A slightly shorter blog post this week, as I have spent the majority of the weekend upgrading our CRM Online instance to 2016 🙂 Due to the size of our current deployment and, because some of the new features such as Word Templates and Solution Patches will help make a real difference for our end-users/CRM Administrators, we decided to take the plunge early on. As with any upgrade, these can be potentially fraught with many risks for larger deployments, so I very quickly caveat that you should ensure that your business & CRM team are ready to make the jump and that you have put a solid plan in place in order to ensure the upgrade proceeds smoothly.

Microsoft have already published detailed articles that go through the upgrade process in detail, so today’s post is going to provide a more practical description of what to expect, both during and after the deployment.

E-mail Notifications

As the TechNet article above states:

You’ll receive reminders 90, 30, 15, and 7 days before the update begins

These will be sent to all CRM Administrators for your instance from the e-mail address crmonl@microsoft.com, so make sure you check your spam filter settings. The e-mail will look something like this:

CRMEmail

What happens when the upgrade starts

You’ll get no e-mail notification at the exact moment when the upgrade starts, so you will need to ensure that your users have logged off your CRM instance at least 10-15 minutes before the upgrade states, just to be on the safe side. One observation on this point is that there is no (easy) way for CRM Online Administrators to ensure that all of their logged in users have left the application. I am really hoping that they make Administration Mode available to Production instances in the near future, as this will help greatly for scenarios like this or if you are, for example, planning on doing a Solution update during a specific time period.

If you attempt to login into your CRM instance, you’ll be greeted with a screen similar to the below:

CRMUpgrade

Whilst the upgrade was being carried out, I noticed that the Status moved from “Disabled” to “Pending” during the upgrade process. You can therefore refresh the page in order to gain a brief indicator of how the upgrade is going.

How Long the Upgrade Takes

In our case, it took a little over an hour for the upgrade to complete, which was great! In this instance, we were upgrading from CRM 2015 Update 1, so I assume this had a factor in ensuring the upgrade completed so quickly. I would assume that, if the update process is similar to how you would upgrade On-Premise CRM 2013 to CRM 2016, (as an example) then each version update is applied in sequential order (CRM 2013 -> CRM 2015 -> CRM 2016), therefore adding to the amount of time it takes to finish the upgrade

As soon as the upgrade is finished, all CRM Administrators will get the following e-mail:

CRMEmail_2

What to Expect after the upgrade

Again, this section is going to be more specific to scenarios where you are upgrading from CRM 2015 Update 1, though I would be interesting in finding out if these behaviours differ in any other upgrade scenario:

  • This is perhaps more applicable before the upgrade even begins, but if you are making the jump from a much earlier version of CRM, then you may encounter serious problems with any form level JScript. CRM has made some quite fundamental changes in recent versions in regards to the supported methods that should be used. Your CRM Administrators/Developers should have read and fully understood the What’s New for developers guide and, as part of any upgrade plan, some kind of test upgrade in a Sandbox/Trial CRM instance needs to be completed. This should be pretty obvious, but doing this ensures that you can identify and fix these kind of issues long before the upgrade begins.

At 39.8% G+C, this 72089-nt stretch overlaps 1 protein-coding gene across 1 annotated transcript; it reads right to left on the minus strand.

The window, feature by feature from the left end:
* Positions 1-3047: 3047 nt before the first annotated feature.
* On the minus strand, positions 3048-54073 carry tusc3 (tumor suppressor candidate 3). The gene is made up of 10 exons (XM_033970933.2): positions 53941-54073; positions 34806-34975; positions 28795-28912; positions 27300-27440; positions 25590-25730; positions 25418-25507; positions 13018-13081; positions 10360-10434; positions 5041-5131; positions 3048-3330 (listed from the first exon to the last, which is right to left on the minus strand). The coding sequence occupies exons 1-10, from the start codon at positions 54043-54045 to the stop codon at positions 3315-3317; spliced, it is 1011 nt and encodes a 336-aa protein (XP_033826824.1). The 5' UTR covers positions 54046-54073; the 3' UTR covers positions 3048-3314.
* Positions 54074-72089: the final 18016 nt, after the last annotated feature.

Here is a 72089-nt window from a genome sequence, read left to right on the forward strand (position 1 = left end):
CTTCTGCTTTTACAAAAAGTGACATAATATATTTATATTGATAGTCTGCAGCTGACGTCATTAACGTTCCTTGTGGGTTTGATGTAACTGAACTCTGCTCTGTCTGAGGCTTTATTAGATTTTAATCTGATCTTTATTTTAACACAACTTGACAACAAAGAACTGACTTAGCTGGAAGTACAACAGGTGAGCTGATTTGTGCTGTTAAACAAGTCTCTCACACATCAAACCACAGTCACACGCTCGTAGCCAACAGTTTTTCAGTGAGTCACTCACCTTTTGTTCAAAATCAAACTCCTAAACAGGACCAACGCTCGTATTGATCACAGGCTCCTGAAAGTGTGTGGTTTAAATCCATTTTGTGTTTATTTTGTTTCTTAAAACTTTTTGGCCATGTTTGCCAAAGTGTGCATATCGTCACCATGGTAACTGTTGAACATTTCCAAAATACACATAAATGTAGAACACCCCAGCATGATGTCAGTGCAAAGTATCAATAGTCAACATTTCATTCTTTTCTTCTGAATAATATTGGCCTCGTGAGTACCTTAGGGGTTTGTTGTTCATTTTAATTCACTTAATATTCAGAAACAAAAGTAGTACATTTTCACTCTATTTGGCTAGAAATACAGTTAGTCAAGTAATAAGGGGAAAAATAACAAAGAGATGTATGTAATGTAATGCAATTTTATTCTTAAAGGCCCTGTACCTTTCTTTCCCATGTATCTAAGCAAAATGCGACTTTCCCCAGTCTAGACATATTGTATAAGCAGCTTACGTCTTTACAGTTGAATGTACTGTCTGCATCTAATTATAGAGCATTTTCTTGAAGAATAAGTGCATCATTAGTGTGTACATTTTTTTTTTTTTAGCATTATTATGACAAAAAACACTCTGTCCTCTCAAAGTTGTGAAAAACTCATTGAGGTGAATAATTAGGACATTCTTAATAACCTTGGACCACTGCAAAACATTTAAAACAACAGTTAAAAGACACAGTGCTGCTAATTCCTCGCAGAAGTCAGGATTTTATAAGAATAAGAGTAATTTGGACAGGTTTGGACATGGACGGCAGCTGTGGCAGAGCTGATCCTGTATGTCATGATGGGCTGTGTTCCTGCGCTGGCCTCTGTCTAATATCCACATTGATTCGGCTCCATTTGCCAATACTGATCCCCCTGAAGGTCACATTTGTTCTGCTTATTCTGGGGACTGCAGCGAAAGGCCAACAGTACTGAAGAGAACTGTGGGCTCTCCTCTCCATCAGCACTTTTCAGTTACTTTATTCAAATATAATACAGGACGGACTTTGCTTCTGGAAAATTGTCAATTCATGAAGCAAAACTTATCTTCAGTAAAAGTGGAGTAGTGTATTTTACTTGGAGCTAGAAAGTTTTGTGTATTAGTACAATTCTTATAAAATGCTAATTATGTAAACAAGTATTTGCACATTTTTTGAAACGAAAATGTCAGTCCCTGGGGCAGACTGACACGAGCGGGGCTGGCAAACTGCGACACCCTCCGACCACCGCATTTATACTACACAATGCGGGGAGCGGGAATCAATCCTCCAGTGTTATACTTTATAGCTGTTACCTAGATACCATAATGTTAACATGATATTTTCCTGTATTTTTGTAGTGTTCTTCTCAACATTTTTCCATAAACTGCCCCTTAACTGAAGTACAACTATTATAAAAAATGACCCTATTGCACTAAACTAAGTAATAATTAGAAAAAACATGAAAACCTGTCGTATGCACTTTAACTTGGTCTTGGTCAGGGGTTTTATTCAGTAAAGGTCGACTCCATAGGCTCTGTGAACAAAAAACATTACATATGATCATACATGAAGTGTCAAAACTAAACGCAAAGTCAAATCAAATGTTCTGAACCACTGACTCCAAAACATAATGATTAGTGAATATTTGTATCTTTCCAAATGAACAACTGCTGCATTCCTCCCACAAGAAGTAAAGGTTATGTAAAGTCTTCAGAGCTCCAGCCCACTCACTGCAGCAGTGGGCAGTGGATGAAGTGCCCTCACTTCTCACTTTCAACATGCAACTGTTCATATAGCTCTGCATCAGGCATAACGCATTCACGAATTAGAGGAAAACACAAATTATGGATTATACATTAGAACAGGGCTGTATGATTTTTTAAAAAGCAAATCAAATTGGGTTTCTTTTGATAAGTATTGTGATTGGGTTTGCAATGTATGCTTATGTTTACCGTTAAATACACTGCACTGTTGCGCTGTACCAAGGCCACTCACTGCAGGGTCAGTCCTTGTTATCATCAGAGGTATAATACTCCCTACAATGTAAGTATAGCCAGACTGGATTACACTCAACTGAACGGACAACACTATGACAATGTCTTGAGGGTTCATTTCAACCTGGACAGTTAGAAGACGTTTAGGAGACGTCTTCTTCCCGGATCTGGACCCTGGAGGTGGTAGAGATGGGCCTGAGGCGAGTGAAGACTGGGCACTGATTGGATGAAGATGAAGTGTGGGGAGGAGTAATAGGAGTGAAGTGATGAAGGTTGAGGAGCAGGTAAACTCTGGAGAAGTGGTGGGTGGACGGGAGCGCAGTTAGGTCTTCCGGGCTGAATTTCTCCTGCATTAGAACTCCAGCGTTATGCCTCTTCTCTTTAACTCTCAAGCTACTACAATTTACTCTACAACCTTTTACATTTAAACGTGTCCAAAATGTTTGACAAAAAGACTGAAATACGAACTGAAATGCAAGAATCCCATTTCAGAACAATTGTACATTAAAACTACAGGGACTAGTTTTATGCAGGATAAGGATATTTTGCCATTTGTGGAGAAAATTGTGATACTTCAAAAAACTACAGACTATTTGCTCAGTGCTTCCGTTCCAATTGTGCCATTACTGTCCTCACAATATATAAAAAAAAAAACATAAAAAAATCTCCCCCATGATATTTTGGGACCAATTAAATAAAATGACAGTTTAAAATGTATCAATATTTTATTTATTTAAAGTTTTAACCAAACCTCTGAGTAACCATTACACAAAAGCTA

• This is a strange one, but the upgrade reverted back our CRM Theme to the system default one. Fixing this is literally just a case of re-publishing your desired Theme from Customizations, but it is rather curious that this even happens in the first place.
  • All Personal/System Settings remain as they were before the upgrade
  • Any Waiting or in progress workflows will remain processing in the background
  • If your organization is using the CRM for Client to Outlook, then you may be pleased to hear that the 2015 Client is compatible and works successfully with CRM 2016. Following the upgrade, when your users first open Outlook again, they will be greeted with the following screen:

CRMForOutlook_Message

Once this has completed, CRM for Outlook will then operate as normal.

In our upgrade however, we did encounter a few cases where this did not always work. For example, the pop-up box above did not appear at all and whenever we tried to navigate to an Entity list in Outlook, Outlook would hang like so:

CRMForOutlook_Hanging

I suspect though that the problems in our case were down to something to do with our organisations infrastructure, as opposed to solely the CRM Upgrade itself. We managed to resolve the above by simply re-creating the connection to the CRM Organization. After that, everything worked perfectly 🙂 I would recommend that you look at upgrading to the Client eventually though (like we are), as it is my understanding that it includes a number of performance tweaks.

Final Thoughts

I am really looking forward to working with CRM 2016 more closely in the weeks and months ahead. The release feels very familiar, but also comes packed with a number of small, but significant, improvements or new features. These are specifically designed to give end users more flexibility in how they use CRM, and in helping make CRM Administrators/Developers lives easier.

Is anyone else planning on or have already upgraded to CRM 2016? Let me know in the comments below.